The amazing ginger: history, benefits, uses and side effects. The original home of ginger goes back to parts of Asia, such as China, Japan, and India. The ginger plant contains a stem with leaves and yellowish green flowers. The spice of ginger comes from the underground stem called the rhizome. It is worth noting that ginger contains essential oils and resins, which are the compounds that give ginger its spicy aroma and flavor, and are also responsible for its beneficial properties.
Ginger’s history is considered to go back over 2000 years, and it’s intrinsically related to its medicinal properties, particularly as a stomach settler. Ginger was utilized as a tonic root by the ancient Chinese and Indians for a variety of diseases. Ginger has been characterized as a “yang tonifying plant” that warms the body; ancient Hawaiians drank juice from the stems of flower heads after trekking, while ancient Greeks ate it wrapped in bread as a post-dinner digestion aid. It was also used in healing ceremonies and to bless Austronesian ships.
The benefits of ginger
Gingerol is the main bioactive compound in ginger, as it is responsible for many of the beneficial properties of ginger, including having strong anti-inflammatory and antioxidant effects. Ginger also contains some useful vitamins and minerals in small amounts, such as: Vitamin B2, Vitamin B3, Vitamin B6, Folate, Vitamin C, Iron, Potassium, Magnesium, Phosphorous, and Zinc.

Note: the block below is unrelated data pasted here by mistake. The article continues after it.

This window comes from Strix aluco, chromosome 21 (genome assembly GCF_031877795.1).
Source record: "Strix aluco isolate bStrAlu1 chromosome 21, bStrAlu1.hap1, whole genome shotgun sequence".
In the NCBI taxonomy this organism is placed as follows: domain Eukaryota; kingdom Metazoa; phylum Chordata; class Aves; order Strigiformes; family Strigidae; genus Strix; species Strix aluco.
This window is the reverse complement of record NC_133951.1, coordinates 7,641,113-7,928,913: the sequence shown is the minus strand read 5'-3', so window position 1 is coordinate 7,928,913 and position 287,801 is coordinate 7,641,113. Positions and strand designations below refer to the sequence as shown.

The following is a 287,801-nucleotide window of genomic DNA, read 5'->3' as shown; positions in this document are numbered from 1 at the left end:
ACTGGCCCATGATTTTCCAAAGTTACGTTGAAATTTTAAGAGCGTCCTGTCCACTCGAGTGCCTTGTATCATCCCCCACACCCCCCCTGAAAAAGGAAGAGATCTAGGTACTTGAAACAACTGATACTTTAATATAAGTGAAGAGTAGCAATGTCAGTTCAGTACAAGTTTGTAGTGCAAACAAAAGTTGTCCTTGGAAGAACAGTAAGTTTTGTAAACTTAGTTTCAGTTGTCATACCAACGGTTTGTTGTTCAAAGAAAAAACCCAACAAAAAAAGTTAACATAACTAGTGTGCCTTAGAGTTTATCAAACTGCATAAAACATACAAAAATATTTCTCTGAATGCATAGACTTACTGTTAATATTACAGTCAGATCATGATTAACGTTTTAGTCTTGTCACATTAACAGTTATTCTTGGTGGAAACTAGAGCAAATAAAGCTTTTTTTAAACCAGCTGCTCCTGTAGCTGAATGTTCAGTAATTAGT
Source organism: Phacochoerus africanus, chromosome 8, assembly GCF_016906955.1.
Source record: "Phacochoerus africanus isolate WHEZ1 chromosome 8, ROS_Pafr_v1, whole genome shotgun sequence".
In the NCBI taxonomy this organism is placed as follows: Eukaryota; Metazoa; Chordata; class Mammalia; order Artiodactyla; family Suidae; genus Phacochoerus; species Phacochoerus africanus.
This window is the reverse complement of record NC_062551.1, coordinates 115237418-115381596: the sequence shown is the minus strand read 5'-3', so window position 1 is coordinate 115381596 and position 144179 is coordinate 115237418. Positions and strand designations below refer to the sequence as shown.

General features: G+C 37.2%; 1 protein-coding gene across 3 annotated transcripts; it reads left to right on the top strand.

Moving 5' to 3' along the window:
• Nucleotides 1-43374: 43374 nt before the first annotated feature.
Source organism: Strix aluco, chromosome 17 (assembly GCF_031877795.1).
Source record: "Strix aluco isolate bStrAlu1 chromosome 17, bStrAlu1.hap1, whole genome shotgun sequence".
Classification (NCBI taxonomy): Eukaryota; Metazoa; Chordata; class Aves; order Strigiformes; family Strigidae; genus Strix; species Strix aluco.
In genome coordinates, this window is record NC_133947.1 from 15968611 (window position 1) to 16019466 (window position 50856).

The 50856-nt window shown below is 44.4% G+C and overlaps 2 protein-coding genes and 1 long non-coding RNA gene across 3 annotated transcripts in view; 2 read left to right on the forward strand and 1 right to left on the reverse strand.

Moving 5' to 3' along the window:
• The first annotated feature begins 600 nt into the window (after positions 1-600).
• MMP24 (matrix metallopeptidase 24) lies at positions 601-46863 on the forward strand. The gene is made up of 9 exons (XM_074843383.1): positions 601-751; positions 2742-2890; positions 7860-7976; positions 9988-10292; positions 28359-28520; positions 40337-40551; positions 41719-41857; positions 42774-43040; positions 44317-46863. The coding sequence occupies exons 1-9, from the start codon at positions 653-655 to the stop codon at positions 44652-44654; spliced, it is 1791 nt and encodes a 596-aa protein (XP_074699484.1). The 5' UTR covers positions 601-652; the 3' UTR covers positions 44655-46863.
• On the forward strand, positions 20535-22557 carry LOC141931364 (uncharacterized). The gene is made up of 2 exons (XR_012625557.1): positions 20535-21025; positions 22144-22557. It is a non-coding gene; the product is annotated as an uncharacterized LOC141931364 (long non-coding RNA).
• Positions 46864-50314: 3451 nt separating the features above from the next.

How much ginger can be used?
Ginger is not harmful when consumed as part of a balanced diet, as it is usually consumed in small quantities, and there is no standardized dose when used as a dietary supplement. Some ginger supplement manufacturers recommend a dose of 500 mg twice daily to help relieve nausea. while recommending others take 250-500 milligrams two to four times daily to relieve morning sickness, menstrual cramps, and arthritis pain.
It should be noted that studies often use high doses of ginger extracts, so a person may not notice the positive health effects just by adding ginger to their diet.
How It’s Consumed:
Ginger in its fresh form is available on the market, and it can be used fresh, squeezed, or fermented in tea, and it is also available in the form of spices, tea, extracts, tablets, or capsules, and it is one of the very common ingredients in many recipes. Its uses are the following:
- Add flavor to meat and fish marinades.
- Salad dressing.
- use with Oil stirred foods
- baked sweets; Sweet potato dishes with carrots.
- Ginger tea, which is prepared by boiling it in hot water, adding lemon and a little sugar.
- Pickled ginger, which is used to prepare sushi, ramen dishes, salads, and soups.
- Put slices of ginger under the tongue, to help relieve bouts of nausea.
Disadvantages of using ginger
Caution is recommended when using ginger in the following cases:
- People with bleeding disorders: Taking ginger can increase the risk of bleeding in people with bleeding disorders.
- Diabetics: Ginger can cause high insulin levels, and low blood sugar levels, as a result, people with diabetes may need to adjust the doses of their diabetes medications by their doctor, if ginger is used
- People with heart disease: High doses of ginger can worsen some heart diseases.
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